Life has been something of a whirlwind for the down to earth surfer chick from Guildford, since embarking on a solo career in 2012 and bursting onto the scene with her distinctively catchy pop melodies, fused with folk instrumentation and a touch of country. The increasing popularity of this uniquely versatile “what you see is what you get” artist is now undeniable, thanks to over three million Spotify plays, and over a million video views on the back of seven EP and three album releases, with four consecutive singles playlisted by BBC Radio 2.
Emma’s voice is emotive, clear, effortless and uplifting. She has toured seven times (including three headline tours), performed at numerous festivals including Hyde Park, CarFest and Country2Country, and supported Simply Red, Wet Wet Wet, The Feeling, Passenger, Sophie Ellis-Bextor and Train.
Hailed as “Just Magical” by the late great Sir Terry Wogan, an early supporter of her music, Emma performed live sessions on his Weekend Wogan show three times. Embraced by the BBC Introducing initiative, she went on to perform to a crowd of 40,000 at the BBC’s Festival in a Day at Hyde Park.
Following the success of her first two singles, A Place Called You and Once, another BBC Radio 2 giant and enthusiastic supporter, Chris Evans, invited Emma to debut her next release, Riptide, on his Breakfast Show to 10 million listeners. The song went on to be an iTunes Single of the Week achieving over 200,000 downloads. During the show, Evans was so impressed that he invited Emma to play at CarFest the following week; an invitation he repeated two years later for performances at both CarFest North and South.
Emma describes her songs as, “all written from my heart and soul to convey beautiful messages based on feelings of loss, happiness, nature, my love for the ocean and my love for people”. From the thought provoking ballad Sunflower (a song written about the loss of her mum to cancer) to the barn-storming Riptide, the debut album Enchanted demonstrated an impressively mature talent.
Playing the majority of instruments herself, Emma admits she has “an absolute addiction to string instruments”, something that’s evident throughout her music weaving together guitar, banjo, mandolin, piano, cello and ukulele.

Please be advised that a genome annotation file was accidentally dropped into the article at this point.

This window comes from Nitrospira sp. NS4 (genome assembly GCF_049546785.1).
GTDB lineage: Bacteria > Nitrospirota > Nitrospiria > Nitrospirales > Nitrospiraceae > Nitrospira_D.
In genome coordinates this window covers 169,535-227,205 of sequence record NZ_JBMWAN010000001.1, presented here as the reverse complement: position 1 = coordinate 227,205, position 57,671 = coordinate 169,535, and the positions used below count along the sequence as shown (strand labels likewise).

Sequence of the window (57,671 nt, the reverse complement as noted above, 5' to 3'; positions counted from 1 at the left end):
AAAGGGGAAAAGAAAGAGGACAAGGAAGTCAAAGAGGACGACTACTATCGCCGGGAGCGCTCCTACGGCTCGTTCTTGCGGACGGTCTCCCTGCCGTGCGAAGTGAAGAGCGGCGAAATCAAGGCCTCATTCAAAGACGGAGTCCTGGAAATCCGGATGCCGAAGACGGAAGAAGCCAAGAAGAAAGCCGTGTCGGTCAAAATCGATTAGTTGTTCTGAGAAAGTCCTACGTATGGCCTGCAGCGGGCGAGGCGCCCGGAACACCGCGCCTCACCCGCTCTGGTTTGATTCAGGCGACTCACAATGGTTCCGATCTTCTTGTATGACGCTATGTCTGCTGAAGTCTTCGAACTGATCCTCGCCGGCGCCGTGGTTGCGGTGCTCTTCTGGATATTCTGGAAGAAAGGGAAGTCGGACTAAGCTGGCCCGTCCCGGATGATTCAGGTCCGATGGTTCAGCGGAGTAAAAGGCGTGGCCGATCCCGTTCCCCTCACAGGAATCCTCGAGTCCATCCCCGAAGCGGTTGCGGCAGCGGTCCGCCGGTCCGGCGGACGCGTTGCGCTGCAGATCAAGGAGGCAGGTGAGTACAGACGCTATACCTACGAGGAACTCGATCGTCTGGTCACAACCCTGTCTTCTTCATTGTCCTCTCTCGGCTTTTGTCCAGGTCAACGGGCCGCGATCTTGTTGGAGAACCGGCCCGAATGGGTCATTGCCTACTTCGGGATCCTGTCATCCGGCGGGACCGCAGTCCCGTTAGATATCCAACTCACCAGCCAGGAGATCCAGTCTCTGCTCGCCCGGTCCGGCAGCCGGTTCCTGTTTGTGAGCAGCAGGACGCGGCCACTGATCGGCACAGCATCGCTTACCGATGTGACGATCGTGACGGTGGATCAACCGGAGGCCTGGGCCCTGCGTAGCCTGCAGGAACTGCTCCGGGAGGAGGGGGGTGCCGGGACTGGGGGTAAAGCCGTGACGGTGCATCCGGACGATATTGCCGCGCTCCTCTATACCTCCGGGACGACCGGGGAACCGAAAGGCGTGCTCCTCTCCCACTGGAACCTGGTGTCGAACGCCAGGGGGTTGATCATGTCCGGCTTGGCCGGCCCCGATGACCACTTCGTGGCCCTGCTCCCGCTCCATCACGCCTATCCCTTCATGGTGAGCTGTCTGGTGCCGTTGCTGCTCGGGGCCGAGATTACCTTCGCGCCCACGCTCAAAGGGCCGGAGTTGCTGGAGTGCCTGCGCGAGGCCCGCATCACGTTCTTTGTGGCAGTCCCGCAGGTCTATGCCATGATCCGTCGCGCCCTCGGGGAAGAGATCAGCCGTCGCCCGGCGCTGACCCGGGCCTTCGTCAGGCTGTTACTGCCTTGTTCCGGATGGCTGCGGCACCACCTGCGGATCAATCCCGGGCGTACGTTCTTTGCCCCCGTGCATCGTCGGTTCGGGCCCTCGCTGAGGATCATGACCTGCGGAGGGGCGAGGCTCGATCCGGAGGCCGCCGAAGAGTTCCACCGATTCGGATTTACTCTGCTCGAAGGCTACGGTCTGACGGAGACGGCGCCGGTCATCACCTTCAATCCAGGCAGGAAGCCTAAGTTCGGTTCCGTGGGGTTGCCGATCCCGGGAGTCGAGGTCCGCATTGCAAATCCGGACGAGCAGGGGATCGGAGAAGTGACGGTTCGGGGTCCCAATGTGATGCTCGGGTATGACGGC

On the road, Emma is famous for taking time out to meet and talk with her fans after the show. “I love being on tour and engaging with my fans. It is the most amazing experience to see people touched by your music and have them tell you it makes a difference to their lives”. It’s an ethos carried across to her social-media too where she’s often to be found actively and personally engaging with fans on Twitter and Facebook.
Such is Emma’s vocal versatility that American country music singer Trace Adkins invited her to contribute to his Christmas album. Three tracks were recorded and included on the The King’s Gift. Closer to home, Emma collaborated with English folk-rock singer-songwriter Passenger on I’ll Be Your Man.
The collaboration with producer and co-writer Pete Woodroffe (known for producing Def Leppard, Melanie C and Simply Red) continued with the release of her follow-up album, Waves (and subsequent extended Deluxe Edition release the following year). “Pete’s an amazing producer and writer. When we first wrote together we just clicked, it really works. He’s very down-to-earth and has a knack of bringing out the best in me”.
The first single, Make My Day, was another BBC nationally and regionally playlisted track. “That was a difficult one to get right. We wrote it early in the sessions for Waves and although I was happy with the lyric and melody, something wasn’t quite right. Six months later we revisited it and with a new drum feel and the addition of a few electric guitar parts it all clicked into place exactly as I’d originally envisaged it”.